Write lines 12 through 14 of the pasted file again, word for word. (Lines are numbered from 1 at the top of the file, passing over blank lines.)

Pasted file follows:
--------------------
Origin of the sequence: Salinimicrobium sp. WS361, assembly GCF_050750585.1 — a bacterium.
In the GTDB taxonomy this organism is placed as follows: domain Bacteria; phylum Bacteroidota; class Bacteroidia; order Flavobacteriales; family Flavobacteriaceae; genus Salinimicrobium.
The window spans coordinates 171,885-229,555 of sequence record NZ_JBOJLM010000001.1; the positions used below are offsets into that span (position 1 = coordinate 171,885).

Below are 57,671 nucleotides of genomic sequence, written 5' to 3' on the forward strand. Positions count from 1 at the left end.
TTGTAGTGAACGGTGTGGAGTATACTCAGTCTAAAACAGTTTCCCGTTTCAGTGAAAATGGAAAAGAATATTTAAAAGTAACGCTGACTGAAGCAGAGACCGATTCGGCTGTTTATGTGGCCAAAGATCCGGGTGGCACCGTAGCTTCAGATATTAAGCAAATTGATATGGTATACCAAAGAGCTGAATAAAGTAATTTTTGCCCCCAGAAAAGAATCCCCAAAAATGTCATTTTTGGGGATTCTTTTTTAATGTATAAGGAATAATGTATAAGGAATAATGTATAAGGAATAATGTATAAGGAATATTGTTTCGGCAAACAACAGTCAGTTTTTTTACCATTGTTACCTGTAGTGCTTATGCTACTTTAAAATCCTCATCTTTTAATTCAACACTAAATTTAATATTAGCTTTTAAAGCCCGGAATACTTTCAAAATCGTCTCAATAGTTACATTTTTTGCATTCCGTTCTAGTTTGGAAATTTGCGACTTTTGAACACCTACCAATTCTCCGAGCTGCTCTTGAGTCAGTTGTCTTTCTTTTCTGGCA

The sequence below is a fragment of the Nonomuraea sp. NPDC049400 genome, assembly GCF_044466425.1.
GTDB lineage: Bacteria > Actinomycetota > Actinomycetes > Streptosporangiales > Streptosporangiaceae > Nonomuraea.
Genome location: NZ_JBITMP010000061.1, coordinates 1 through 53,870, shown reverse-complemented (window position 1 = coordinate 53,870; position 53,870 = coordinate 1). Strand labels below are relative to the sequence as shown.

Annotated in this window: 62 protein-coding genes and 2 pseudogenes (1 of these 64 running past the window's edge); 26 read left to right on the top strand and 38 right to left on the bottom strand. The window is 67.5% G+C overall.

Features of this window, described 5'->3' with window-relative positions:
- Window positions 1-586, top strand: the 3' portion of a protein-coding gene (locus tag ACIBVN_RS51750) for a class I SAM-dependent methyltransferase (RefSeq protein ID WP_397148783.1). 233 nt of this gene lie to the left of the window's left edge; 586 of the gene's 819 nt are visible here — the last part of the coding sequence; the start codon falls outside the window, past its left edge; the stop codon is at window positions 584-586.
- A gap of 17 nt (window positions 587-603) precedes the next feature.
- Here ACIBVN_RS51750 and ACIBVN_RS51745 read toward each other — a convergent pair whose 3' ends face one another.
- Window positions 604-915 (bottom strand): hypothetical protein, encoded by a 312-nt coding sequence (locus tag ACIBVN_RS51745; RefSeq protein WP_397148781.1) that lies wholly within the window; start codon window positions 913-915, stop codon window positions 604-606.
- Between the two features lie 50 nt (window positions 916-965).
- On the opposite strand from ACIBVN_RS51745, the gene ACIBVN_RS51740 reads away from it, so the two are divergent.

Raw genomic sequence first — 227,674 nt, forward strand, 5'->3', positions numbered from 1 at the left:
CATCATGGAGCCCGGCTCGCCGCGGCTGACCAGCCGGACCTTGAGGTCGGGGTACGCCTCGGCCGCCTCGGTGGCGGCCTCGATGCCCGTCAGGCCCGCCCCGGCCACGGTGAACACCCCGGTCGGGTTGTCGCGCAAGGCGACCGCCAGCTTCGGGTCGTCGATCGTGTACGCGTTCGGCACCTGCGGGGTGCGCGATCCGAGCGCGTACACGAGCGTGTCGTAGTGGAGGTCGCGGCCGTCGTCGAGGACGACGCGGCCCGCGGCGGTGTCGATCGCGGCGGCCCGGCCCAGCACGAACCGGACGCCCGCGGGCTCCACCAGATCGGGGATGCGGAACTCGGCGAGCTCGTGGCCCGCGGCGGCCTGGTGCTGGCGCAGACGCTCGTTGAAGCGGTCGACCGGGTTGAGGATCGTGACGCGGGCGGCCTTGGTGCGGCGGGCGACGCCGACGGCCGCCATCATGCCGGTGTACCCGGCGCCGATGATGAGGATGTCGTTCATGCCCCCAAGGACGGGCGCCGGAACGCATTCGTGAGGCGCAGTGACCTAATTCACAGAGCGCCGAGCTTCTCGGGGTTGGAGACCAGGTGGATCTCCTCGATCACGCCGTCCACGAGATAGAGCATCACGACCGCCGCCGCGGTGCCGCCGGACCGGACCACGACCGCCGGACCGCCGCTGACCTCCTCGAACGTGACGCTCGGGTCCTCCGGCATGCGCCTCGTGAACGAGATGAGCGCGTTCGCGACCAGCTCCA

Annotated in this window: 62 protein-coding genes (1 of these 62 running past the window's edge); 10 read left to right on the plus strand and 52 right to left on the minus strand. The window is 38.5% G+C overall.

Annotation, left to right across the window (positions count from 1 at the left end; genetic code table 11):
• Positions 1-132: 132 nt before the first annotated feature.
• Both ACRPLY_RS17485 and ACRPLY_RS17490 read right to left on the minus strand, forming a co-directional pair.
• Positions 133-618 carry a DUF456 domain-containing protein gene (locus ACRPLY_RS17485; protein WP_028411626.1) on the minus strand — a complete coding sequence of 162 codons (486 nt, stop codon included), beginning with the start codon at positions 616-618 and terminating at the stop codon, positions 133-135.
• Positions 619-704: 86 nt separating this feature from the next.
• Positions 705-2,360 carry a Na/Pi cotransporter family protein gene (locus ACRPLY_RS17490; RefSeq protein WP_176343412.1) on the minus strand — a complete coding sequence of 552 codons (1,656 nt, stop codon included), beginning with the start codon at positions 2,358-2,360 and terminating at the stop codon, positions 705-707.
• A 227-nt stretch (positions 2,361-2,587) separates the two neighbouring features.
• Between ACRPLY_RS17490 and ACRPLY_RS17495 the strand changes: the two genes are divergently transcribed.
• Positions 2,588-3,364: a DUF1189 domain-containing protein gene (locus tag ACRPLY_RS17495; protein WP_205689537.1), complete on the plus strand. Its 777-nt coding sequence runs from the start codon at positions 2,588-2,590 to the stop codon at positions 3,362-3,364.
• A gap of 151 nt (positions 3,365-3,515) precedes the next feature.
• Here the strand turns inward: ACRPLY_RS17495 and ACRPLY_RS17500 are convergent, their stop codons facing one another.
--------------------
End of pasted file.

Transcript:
- A gap of 17 nt (window positions 587-603) precedes the next feature.
- Here ACIBVN_RS51750 and ACIBVN_RS51745 read toward each other — a convergent pair whose 3' ends face one another.
- Window positions 604-915 (bottom strand): hypothetical protein, encoded by a 312-nt coding sequence (locus tag ACIBVN_RS51745; RefSeq protein WP_397148781.1) that lies wholly within the window; start codon window positions 913-915, stop codon window positions 604-606.